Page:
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How Does The ‘House Of The Dragon’ Finale Handle Whether Riders Can Control Dragons?

(House of the Dragon spoilers will be found below.)

A bit of murder is par for the course when it comes to George R.R. Martin’s fantasy world, but House of the Dragon’s season finale managed to shock both book and show fans alike with how a certain character met their demise … and why.

In episode 10’s “The Black Queen,” a newly-crowned Rhaenyra Targaryen sends her two eldest sons to shore up support for her claim to the Iron Throne after her half-brother usurps her title and the Hightowers take control of Kings Landing. While Jacaerys Velaryon rides north to Winterfell seeking aid from the Starks, Lucerys flies to Storm’s End to treat with the Baratheons. Unfortunately, Aemond Targaryen beats him to the punch, betrothing himself to one of Lord Borros Baratheon’s daughters in exchange for the man’s allegiance to Team Green.

But before Lucerys can return home, his uncle issues a challenge, demanding Lucerys carve out an eye in payment for the loss of his own a decade earlier. Borros Baratheon stops Aemond from following through on his threat, letting Luke leave before blood can be shed, but ever the obsessive psychopath, Aemond follows the boy on dragon’s back. The two chase each other through a gnarly storm before Lucerys’ young dragon, Arrax, disobeys his rider’s commands and hits Aemond’s mount, Vhagar, with a quick blast of fire. But before they can safely escape, Vhagar rears up through the clouds, taking a chunk out of the smaller dragon and his rider while Aemond looks on, horrified.

So, the question is, why did Aemond kill Lucerys?

The answer: it’s complicated. In Martin’s book — which itself is unreliable since it has many different narrators, all with their own personal biases — Aemond is still seething from the loss of his eye and is more intentional in his efforts to kill Luke. The two still fight on the dragon’s back but Aemond deliberately kills his nephew, ordering Vhagar to tear Arrax in half before locating the boy’s corpse and cutting out his eyes. In the show, things are a bit more nuanced. The writers’ callback to an earlier episode in season one when King Viserys explains that dragons, unlike pets, are not governable. Targaryens can ride them and bond with them, but they can’t fully control them. We see that warning come to life when Arrax disobeys Lucerys by spewing flames at Vhagar. He’s a young dragon being chased by an older and bigger animal of his kind and he reacts instinctively, despite his rider’s pleas.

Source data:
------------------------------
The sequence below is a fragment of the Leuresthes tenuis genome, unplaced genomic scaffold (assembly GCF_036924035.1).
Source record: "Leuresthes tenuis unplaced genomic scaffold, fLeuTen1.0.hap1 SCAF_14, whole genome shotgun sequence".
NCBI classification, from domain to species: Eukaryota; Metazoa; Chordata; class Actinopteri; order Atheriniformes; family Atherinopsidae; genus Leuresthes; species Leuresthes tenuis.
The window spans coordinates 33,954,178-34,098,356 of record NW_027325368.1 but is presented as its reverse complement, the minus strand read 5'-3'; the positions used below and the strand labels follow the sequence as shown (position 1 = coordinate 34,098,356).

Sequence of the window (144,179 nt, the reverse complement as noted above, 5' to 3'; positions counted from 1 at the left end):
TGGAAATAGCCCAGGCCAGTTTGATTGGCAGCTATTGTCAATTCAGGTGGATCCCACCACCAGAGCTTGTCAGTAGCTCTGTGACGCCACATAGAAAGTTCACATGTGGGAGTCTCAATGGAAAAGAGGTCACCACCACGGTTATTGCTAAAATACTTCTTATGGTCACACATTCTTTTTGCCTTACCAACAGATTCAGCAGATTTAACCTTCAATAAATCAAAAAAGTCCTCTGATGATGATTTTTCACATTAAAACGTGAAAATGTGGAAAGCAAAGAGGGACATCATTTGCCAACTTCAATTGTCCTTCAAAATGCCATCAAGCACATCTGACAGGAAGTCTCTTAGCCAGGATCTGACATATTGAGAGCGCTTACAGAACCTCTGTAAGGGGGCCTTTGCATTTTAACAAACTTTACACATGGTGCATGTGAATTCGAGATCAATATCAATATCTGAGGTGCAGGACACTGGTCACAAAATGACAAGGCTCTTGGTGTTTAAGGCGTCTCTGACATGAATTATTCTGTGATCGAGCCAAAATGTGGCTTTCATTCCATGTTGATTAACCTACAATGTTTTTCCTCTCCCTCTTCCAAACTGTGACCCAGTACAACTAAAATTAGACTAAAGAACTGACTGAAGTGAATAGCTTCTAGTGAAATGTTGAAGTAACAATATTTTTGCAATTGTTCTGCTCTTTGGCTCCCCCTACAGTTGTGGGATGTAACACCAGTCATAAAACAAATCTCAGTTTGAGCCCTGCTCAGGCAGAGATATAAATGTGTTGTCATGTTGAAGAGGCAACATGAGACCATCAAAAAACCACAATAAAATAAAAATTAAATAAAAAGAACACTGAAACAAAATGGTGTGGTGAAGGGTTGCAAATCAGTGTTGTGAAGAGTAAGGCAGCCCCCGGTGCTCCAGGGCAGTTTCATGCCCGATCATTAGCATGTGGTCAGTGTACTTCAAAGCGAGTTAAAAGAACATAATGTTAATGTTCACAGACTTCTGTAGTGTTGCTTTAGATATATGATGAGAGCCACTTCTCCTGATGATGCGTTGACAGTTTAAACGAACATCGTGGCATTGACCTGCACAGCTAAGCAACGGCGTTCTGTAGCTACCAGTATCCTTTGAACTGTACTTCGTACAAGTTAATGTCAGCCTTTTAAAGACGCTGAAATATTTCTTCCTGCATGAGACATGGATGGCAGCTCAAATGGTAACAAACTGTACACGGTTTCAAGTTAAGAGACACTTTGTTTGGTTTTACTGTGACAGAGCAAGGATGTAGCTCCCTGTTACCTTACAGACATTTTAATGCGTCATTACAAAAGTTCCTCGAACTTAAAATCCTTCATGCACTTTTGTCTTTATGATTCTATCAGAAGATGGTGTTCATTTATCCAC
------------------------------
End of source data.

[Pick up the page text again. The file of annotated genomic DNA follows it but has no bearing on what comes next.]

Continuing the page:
Of course, by directly challenging Vhagar, Arrax incites the elder dragon’s own bloodlust, which becomes apparent when she goes against Aemond’s pleas to stop by tearing the young dragon in two. Both beasts behaved exactly as one would expect them to in that situation so, while Aemond didn’t necessarily mean to kill Lucerys in that fashion, he is responsible for putting both dragon riders and their dragons in that position, to begin with.

And all because he still hadn’t figured out how to successfully rock an eyepatch. Yeesh.